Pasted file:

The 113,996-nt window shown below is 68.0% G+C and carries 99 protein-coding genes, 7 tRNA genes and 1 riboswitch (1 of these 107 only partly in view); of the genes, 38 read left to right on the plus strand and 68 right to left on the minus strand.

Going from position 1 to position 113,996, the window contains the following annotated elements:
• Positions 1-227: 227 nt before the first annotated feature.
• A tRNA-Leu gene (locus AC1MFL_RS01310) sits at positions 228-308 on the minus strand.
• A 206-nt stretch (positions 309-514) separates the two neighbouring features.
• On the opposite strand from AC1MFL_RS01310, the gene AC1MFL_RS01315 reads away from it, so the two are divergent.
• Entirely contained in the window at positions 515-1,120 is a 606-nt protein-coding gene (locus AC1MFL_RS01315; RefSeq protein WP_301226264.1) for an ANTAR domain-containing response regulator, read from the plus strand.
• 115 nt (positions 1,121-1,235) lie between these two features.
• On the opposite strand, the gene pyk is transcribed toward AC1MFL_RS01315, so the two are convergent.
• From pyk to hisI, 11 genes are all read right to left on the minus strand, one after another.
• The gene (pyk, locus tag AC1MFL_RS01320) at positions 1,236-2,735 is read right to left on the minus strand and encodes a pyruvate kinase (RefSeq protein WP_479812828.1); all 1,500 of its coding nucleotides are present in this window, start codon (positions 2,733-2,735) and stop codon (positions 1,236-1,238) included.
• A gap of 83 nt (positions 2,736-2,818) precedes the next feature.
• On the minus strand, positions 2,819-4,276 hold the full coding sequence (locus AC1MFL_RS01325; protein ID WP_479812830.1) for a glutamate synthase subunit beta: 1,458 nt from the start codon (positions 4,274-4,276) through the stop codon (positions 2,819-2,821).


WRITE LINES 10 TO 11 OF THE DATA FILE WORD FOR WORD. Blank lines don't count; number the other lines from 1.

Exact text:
• From pyk to hisI, 11 genes are all read right to left on the minus strand, one after another.
• The gene (pyk, locus tag AC1MFL_RS01320) at positions 1,236-2,735 is read right to left on the minus strand and encodes a pyruvate kinase (RefSeq protein WP_479812828.1); all 1,500 of its coding nucleotides are present in this window, start codon (positions 2,733-2,735) and stop codon (positions 1,236-1,238) included.